One ofthemost commonandmostimportant skin diseasesin the pastin Sri Lanka wasyaws,or parangi, which is believedtohavebeenintroducedintothe country by the Portuguese in the 16th century. They and, later, the Dutch were accompanied by a large number of Negro slaves from Africa who probably introduced yaws as well as syphilis to the country[14]. The disease,which is referred to in an Ayurveda book in SriLanka as early as 1548, became endemic in the country, spreading untold sufferingamong theimpoverished,drought-stricken people of the dry zone.

The cause of yaws was then unknown. It was Aldo Castellani, working in Sri Lanka, who detected the spirochete responsible for the condition and named itSpirochaetapertenuis.Therewasno known treatment forthisskin diseaseuntilCastellaniintroducedaniodine mixture that,whileimproving thecondition, but failed to cure it. He used it in Sri Lanka until Ehlrich sent him his newly discovered salvarsan.

 Yaws caused much concern to the health authorities then. Several special hospitals for yaws were established in remote areas and yaws clinics were conducted in some of the larger hospitals.Withtheadventofantibiotic - penicillinandits recognitionasacureforyaws,thepicturechanged completely.The disease was almost completely eradicated in the early 1950s[13].

History of Elephantiasis control in Ceylon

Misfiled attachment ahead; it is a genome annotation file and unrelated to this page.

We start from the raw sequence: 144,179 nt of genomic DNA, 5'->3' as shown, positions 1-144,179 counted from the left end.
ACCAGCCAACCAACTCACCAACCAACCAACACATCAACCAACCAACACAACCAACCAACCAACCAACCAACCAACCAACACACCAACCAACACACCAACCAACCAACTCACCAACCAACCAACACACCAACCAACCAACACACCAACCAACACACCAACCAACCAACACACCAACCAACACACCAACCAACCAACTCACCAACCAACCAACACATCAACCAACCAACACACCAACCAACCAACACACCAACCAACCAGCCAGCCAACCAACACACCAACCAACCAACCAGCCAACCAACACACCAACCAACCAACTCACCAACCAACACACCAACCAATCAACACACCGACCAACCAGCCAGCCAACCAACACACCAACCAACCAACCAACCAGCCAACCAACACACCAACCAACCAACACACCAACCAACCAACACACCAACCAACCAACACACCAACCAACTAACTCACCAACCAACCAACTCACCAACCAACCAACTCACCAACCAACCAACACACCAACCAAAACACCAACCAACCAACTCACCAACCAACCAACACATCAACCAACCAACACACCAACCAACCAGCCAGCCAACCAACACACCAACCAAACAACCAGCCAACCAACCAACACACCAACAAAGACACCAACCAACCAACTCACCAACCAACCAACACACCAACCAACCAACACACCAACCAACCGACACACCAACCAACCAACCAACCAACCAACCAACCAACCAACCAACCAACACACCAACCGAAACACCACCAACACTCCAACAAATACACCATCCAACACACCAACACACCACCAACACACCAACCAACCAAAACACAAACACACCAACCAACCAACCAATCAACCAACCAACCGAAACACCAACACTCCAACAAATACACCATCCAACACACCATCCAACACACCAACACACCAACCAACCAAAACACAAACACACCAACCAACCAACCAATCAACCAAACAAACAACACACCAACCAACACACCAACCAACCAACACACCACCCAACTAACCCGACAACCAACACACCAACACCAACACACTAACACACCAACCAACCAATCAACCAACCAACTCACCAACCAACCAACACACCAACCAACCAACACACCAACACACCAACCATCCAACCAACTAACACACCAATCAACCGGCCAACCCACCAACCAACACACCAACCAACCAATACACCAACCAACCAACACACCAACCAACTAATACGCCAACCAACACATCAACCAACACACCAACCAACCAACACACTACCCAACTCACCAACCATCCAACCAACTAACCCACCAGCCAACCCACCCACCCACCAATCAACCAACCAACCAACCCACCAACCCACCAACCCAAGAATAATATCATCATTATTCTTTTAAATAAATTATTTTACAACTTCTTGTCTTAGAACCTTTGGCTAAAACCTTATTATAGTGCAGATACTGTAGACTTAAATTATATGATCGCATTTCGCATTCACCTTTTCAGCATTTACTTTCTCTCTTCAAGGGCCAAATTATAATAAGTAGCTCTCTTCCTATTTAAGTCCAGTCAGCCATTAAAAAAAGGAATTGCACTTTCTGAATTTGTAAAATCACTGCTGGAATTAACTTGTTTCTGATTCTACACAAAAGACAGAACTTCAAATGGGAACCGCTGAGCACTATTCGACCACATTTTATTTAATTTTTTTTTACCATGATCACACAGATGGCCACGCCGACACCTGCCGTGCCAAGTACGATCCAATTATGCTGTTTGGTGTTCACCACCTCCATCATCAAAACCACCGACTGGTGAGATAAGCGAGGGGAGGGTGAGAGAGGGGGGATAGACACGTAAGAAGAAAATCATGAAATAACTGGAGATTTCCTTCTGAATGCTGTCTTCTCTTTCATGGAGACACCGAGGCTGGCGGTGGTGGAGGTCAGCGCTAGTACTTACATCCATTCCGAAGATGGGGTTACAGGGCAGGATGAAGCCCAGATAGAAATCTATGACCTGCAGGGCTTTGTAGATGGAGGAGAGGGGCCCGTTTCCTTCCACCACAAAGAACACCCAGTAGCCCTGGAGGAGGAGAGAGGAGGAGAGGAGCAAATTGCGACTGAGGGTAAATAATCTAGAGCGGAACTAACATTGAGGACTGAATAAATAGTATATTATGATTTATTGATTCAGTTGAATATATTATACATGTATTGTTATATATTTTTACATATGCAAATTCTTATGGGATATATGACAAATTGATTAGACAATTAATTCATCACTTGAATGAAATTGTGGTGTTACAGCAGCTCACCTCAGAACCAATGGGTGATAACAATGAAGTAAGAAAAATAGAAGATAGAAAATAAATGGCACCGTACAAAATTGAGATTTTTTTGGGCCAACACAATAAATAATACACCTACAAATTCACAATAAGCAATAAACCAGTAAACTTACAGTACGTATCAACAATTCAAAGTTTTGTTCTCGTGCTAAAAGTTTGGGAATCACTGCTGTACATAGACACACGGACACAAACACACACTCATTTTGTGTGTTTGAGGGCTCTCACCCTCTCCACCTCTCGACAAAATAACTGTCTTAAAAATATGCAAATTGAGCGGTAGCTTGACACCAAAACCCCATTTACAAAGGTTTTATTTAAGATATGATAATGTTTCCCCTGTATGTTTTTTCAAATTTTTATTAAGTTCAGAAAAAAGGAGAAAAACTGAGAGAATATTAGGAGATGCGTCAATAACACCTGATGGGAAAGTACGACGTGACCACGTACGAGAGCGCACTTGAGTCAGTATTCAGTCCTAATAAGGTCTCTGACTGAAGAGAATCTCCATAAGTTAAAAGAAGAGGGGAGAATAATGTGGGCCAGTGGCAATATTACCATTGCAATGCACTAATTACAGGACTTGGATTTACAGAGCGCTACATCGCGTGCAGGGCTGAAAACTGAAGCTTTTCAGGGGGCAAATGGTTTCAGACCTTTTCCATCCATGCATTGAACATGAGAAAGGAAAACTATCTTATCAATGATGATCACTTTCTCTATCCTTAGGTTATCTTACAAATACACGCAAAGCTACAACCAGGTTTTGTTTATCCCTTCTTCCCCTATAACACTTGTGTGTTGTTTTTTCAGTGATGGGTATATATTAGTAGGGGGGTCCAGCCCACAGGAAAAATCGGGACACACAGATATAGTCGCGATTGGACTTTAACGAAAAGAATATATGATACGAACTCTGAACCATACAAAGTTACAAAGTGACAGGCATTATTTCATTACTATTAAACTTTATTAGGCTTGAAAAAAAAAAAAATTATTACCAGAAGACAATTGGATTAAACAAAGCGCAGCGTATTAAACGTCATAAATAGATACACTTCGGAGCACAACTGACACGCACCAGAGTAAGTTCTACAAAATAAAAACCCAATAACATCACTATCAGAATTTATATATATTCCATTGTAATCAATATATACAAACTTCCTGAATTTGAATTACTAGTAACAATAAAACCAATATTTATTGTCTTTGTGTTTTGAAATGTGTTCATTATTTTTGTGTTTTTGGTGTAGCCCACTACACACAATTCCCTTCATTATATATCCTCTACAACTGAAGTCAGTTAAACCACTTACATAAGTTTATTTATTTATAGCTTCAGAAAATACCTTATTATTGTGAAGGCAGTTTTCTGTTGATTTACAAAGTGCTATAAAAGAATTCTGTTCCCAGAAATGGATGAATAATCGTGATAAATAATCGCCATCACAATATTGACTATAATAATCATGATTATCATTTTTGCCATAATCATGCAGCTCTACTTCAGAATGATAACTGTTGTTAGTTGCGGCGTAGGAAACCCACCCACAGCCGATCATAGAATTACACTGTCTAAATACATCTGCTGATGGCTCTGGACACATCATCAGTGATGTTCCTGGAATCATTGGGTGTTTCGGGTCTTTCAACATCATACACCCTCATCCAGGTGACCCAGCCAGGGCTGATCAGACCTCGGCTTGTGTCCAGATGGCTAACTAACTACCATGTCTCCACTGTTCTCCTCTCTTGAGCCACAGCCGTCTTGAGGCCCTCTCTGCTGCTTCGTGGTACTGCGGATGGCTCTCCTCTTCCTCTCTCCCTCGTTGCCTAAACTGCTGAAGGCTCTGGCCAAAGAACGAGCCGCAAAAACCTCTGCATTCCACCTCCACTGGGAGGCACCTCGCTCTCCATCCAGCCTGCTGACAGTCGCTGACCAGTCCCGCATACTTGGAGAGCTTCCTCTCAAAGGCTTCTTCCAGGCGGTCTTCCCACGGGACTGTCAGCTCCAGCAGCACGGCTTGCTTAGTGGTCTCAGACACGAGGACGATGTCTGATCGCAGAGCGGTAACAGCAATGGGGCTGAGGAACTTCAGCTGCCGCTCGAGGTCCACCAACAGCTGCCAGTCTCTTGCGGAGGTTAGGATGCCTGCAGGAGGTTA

Perhaps the earliest reference to the condition is in SaddharmaRatanavaliya, a collection of Buddhist stories in prose, written in the 13th century A.D.by a Buddhist monk. This book is replete with similes, and the reference to elephantiasis occurs in several of them:an example is where doing something inappropriate is compared with applying medicine on the neck when the elephantiasis is in the leg.

 Thefirstdefinitiveobservation wasmadebyDavy, who referred to the condition aselephantiasis or Cochin leg[15] wasvery common in the city of Cochin in South India.Davy [15] noticedthatelephantiasiswascommonalongthe SouthwesterncoastlineofCeylon,particularlyinthe townofGalle,hencethesynonymGallelegusedby both Marshall[16] and Castellani[9]. With the introduction of diethyl carbamazine in the treatment of filariasis, it is much controlled medical condition in present Sri Lanka.

Post graduate training of dermatology in Sri Lanka

Though Dermatology was a subject in the Medical school, a Consultant in Dermatology was not appointed by the Ministry of Health, Sri Lanka until 1953. In the early 1940’s to 1950’s post graduate training was mainly in the United Kingdom (UK).The first dermatologists had their training and the MRCP from the UK. Later, in the 1950’s when a dermatology department actually functioned at the General Hospital Colombo, a part of the training was serving as a house officer to this department. The trainee then proceeded to UK, obtained the diploma of the MRCP (UK), and hopefully had an adequate training in dermatology department. On return to Sri Lanka they were forthwith considered consultants in dermatology. Several decades the number of doctors that specialized as dermatologists remained small. Even in early eighties there were less than 10 dermatologists belong to the state health sector,along with the few specialists who practiced dermatology in the private sector to provide services for a population of 18 million. In 1986 at the inaugural academic session of the Sri Lanka association of dermatologists, a Sri Lankan Dermatologist was described as a “man in a million”[17].